I’ve considered whether it would be reasonable to expect the claimants to travel to and relocate in any of the proposed IFAs. An IFA has to be realistically accessible. If a claimant would encounter physical danger travelling there, if they would encounter persecution while en route or they would otherwise be barred from travelling to an area then an IFA location would not be viable. However, the Nigerian Constitution provides for the right to travel within Nigeria. The country condition documents show that Nigerians, including women, can and do move freely throughout most of the country, including the IFA proposed cities.
 With respect to the burden of proof, the Court of Appeal in Rasaratnam (phonetic) has held that once an IFA is raised, the onus is on the claimant to show that they don’t have one. The burden, as I said, is fairly high in order to show that an IFA is unreasonable. In fact, the Federal Court of Appeal stated that to show an IFA is unreasonable requires nothing less than the existence of conditions jeopardizing the life and safety of a claimant in relocating to that place.
 The Chairperson identified the Refugee Appeal Division decision for TB7-19851 as a jurisprudential guide. I’ve considered this guide and the decision of the Refugee Appeal Division in which the jurisprudential guide in question is based analyzes the viability of an internal flight location within Nigeria for single women. That concludes more broadly than internal relocation and Nigeria is generally considered to be viable for refugee claimants fearing non-state actors. In this case, the RAD decision established there are several large multilingual, multi-ethnic cities in South and Central Nigeria which include the IFAs mentioned, where persons fleeing non-state actors may be safely able to establish themselves, depending upon their particular circumstances.
 There’s a non-exhaustive list of factors that may be considered in determining whether the conditions in an IFA render it objectively unreasonable for the claimant. These factors are travel, transportation, language, education, employment, accommodation, healthcare, culture, (indiscernible) and religion. Additionally, the Chairperson’s Gender Guidelines specifically instruct decision makers to consider whether and how these factors affect women in the IFA.
 The cm before me is both a single woman and the mother of a young son, so she’s a single mother, unlike the single woman who had no children in the jurisprudential guide case. The principal claimant has some post secondary education, but in this case her work experience is quite limited. She worked partly while as a student and then on her husband’s farm after she was married. So she does have some experience in farming.
 The principal claimant testified, and the country documents support this, there are real difficulties for women in obtaining employment and housing and that this is exacerbated when a woman does not have family assistance and support. Family can help members to find housing, as well as work. In Nigeria, women need adult male members of family or other males to provide references and sign for them, particularly with respect to housing. Usually this is done by male family members. The claimant herself stated that if she had family in the IFA she could rely upon them to care for her son, if she was able to find work, and that she would need to support herself and her son. Her family has to date refused to support her and, in fact, advised her to follow the traditional practices that her brother-in-law has been demanding.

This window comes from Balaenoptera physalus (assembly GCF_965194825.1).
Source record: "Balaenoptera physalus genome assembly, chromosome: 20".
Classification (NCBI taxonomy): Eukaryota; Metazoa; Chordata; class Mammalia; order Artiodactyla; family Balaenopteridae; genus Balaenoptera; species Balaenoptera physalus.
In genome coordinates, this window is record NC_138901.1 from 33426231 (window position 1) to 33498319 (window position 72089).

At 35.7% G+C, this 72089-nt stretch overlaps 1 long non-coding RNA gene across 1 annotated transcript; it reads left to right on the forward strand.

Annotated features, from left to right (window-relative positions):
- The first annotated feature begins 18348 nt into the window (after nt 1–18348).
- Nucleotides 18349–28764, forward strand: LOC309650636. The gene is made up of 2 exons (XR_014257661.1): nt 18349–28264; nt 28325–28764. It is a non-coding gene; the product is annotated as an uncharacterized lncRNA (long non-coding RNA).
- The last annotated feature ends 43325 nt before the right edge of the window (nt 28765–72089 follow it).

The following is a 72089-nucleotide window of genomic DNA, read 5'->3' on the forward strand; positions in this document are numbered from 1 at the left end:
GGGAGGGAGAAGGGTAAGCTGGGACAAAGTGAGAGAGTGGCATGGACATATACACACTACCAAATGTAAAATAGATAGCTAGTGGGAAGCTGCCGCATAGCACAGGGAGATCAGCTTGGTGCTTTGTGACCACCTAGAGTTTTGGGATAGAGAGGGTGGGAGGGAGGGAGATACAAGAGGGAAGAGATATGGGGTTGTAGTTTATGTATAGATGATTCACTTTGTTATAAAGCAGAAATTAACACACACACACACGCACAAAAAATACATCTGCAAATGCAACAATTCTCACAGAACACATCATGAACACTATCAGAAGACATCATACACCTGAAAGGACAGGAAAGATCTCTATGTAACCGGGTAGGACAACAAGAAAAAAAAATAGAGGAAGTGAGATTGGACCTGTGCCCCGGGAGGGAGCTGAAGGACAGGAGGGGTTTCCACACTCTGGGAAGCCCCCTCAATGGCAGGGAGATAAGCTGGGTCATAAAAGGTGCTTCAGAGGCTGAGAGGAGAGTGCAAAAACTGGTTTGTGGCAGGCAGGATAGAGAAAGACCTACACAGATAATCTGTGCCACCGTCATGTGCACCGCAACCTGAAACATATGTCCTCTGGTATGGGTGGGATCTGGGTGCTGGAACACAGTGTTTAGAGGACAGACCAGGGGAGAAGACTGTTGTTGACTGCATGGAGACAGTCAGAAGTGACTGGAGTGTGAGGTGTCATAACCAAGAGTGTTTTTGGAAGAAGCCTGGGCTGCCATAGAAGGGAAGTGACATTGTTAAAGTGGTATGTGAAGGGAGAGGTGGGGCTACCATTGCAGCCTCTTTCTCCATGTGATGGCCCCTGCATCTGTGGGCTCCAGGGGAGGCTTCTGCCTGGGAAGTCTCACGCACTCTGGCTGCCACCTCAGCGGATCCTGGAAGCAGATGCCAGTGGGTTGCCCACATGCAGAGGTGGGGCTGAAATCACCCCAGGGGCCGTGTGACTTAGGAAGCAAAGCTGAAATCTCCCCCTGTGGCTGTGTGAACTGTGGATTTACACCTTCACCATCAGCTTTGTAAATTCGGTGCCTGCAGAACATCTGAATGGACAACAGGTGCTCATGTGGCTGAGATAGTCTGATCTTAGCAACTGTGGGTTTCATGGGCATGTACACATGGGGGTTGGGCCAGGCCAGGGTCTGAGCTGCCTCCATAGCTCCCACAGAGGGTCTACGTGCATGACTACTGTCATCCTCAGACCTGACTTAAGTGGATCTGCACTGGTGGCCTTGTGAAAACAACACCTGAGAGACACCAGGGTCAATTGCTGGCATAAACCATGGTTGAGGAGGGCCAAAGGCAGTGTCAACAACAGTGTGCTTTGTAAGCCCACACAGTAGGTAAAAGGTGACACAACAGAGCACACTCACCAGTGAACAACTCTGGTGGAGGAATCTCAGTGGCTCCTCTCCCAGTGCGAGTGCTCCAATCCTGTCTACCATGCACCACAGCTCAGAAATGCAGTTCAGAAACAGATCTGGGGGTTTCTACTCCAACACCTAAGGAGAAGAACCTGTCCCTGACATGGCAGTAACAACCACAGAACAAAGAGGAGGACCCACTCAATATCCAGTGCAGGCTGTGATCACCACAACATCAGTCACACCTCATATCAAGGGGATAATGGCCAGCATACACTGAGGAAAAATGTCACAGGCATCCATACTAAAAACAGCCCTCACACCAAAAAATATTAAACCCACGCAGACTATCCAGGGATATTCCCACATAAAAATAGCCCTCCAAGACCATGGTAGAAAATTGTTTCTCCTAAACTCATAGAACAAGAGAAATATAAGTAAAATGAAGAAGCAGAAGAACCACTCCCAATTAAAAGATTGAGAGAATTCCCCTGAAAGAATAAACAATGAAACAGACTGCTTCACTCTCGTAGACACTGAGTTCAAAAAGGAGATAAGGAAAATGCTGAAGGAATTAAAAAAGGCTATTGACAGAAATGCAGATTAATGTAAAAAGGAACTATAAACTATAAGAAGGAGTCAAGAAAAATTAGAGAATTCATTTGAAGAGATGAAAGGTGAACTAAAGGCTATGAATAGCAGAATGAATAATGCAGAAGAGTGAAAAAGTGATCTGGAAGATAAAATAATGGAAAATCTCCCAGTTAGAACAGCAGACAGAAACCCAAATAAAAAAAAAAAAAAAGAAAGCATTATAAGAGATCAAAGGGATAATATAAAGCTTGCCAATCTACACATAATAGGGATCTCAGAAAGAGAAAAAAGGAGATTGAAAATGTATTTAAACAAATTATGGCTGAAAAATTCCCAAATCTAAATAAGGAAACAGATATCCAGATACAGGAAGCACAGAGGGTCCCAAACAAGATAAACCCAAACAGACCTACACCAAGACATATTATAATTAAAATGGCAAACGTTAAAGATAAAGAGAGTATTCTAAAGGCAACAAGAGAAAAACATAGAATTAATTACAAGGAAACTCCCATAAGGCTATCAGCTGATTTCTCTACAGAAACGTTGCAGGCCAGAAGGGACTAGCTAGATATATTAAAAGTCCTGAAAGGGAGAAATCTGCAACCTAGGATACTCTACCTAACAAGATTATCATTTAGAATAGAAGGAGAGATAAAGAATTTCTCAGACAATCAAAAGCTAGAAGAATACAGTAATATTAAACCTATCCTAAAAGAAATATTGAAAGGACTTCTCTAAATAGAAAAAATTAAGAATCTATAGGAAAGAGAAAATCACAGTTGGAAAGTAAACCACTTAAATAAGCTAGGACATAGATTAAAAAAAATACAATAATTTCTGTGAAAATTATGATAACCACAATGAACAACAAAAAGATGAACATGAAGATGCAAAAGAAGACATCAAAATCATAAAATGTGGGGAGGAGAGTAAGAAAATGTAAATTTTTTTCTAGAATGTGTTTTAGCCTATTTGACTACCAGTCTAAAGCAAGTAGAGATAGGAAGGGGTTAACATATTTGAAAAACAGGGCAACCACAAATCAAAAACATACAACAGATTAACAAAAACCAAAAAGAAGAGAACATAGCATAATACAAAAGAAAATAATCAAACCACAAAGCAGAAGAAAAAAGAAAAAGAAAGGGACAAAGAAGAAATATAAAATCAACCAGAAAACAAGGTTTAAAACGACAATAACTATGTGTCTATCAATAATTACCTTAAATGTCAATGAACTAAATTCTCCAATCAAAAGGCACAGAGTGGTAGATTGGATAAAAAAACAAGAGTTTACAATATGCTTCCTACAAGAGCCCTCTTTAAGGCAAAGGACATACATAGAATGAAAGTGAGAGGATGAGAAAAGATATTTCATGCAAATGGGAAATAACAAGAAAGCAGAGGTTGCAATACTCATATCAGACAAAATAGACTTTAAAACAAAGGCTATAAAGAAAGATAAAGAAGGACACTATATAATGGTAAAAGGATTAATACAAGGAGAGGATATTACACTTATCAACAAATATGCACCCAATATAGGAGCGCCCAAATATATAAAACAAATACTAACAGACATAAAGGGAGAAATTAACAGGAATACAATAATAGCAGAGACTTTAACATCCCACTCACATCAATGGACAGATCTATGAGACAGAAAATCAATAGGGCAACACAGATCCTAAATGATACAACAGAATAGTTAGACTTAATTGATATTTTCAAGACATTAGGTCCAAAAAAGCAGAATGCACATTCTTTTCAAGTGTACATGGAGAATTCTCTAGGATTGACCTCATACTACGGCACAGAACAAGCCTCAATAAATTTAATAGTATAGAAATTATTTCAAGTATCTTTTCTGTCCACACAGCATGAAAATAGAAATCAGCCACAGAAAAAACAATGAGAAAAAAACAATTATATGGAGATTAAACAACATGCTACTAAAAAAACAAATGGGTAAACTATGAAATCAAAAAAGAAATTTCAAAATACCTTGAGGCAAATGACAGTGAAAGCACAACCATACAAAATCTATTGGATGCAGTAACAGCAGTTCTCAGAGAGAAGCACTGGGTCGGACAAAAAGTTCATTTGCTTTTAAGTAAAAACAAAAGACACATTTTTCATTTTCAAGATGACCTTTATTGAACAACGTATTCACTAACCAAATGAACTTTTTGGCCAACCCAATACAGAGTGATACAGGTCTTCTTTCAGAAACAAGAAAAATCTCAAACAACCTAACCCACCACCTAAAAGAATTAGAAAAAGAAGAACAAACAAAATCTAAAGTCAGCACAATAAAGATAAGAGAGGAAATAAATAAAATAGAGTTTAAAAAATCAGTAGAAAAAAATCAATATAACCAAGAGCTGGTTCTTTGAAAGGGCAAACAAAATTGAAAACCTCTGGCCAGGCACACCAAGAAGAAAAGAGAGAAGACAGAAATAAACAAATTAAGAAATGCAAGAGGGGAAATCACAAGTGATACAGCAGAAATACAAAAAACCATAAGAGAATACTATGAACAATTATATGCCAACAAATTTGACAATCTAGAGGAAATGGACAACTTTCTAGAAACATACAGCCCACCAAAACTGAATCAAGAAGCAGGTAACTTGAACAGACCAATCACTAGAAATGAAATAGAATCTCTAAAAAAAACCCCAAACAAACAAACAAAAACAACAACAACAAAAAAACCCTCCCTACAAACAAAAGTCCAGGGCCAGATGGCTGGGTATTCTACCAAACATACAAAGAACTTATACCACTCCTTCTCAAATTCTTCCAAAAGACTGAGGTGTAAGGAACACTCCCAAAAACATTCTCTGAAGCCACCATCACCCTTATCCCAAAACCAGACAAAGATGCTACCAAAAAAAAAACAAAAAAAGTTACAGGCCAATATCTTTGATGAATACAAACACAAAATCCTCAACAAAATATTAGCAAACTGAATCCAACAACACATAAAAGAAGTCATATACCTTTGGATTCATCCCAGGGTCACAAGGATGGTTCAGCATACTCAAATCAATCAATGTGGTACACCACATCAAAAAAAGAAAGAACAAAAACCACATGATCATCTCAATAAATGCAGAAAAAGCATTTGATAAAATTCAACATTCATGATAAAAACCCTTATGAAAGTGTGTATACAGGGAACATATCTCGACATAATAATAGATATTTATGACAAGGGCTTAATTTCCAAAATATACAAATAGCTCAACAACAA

She initially fled to [XXX] to stay with her sister, but her sister turned her out. So her family has told her to follow traditional practices, marry [XXX] and undergo the ritual that will ensure her husband’s ghost did not return to haunt the family. I’m satisfied, on a balance of probabilities, that these claimants have no family support in Nigeria and this will negatively impact their ability to find housing and employment, as well as assisting with childcare.
 According to the jurisprudential guide, unemployment is generally high in Nigeria and work can be difficult to find. There are more female-headed households in the south than in the north and it is generally easier for women to obtain work in the south than in the north but, quite frankly, this is not saying a lot and it certainly doesn’t say that it is easy for women to find work. The J.G. says that where a claimant has achieved post secondary education or has meaningful work experience, they may be in a better position of securing employment than the average Nigerian.
 This claimant does have some post secondary education, but her Nigerian work experience is limited to farming and some past office work that she did as a student. Additionally, she has a young child, the minor claimant, in her care, and without family or contacts, she would have to find a way to ensure safe childcare while she worked if she was able to find work. She has no connections in the IFAs. She speaks a different dialect from the locals and she would face great difficulty in finding employment, which is sometimes based on indigeneship or family connections. The J.G. states that in order for a single woman to get a reasonable job in — they were talking about Port Harcourt or Ibadan in that case, or presumably other large cities, she would need to have the help of someone influential or rich and also that it is easier for single women with high education and high social status to use this status to give them access to people who are in power who could assist her to find work. I’m satisfied that the principal claimant, as a single mother, albeit with some degree of education, but with limited work experience and with no high status standing and, therefore, no connections that that would bring, she would face extreme difficulty in finding work.